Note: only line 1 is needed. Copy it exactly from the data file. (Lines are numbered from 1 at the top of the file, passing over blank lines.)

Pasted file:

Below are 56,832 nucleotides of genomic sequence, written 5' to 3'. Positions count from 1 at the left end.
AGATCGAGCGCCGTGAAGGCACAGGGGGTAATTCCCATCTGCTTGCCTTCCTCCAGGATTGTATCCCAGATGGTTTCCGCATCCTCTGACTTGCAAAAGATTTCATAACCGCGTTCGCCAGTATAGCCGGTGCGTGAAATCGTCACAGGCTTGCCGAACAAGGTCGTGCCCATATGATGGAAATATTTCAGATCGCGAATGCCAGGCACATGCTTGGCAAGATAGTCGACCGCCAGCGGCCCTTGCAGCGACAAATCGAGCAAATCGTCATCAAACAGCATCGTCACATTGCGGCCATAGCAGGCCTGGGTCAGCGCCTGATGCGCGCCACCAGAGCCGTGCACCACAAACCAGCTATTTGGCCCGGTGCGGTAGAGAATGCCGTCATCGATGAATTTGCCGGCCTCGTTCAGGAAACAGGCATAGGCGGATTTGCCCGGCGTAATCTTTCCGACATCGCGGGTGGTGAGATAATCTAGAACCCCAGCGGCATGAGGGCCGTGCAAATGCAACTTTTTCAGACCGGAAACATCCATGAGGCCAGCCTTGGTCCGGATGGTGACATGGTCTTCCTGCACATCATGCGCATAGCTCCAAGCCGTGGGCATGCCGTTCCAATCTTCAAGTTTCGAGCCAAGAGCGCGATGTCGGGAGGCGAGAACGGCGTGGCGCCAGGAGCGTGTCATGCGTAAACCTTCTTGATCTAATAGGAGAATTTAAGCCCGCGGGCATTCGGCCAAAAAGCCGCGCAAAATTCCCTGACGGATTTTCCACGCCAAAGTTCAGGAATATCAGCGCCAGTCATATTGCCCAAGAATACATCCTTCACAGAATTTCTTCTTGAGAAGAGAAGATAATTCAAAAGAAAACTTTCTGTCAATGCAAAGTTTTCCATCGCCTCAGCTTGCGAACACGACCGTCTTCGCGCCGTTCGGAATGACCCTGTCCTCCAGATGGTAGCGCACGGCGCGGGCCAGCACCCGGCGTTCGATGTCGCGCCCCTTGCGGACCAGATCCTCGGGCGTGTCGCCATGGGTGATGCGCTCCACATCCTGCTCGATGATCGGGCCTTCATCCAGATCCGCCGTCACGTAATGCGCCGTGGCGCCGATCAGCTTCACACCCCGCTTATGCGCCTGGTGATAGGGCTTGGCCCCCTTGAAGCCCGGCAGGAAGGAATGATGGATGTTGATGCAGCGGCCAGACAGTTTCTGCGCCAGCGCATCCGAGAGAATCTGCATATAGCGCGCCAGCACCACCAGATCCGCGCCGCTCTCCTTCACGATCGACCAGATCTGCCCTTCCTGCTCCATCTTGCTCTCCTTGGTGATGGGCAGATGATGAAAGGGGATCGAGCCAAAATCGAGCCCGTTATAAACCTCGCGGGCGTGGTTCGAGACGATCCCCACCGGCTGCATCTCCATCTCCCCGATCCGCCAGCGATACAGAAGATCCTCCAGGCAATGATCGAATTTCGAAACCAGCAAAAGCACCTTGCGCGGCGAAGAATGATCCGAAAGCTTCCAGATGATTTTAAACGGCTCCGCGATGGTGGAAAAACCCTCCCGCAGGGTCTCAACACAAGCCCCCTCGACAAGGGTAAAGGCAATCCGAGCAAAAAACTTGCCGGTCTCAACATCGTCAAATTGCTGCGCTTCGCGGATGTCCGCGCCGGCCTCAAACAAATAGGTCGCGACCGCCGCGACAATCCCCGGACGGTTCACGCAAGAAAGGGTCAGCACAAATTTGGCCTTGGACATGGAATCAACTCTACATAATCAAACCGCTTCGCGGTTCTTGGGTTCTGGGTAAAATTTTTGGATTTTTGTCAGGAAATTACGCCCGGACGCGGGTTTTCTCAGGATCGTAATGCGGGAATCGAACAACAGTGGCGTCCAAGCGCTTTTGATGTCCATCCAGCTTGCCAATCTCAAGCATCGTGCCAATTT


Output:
Below are 56,832 nucleotides of genomic sequence, written 5' to 3'. Positions count from 1 at the left end.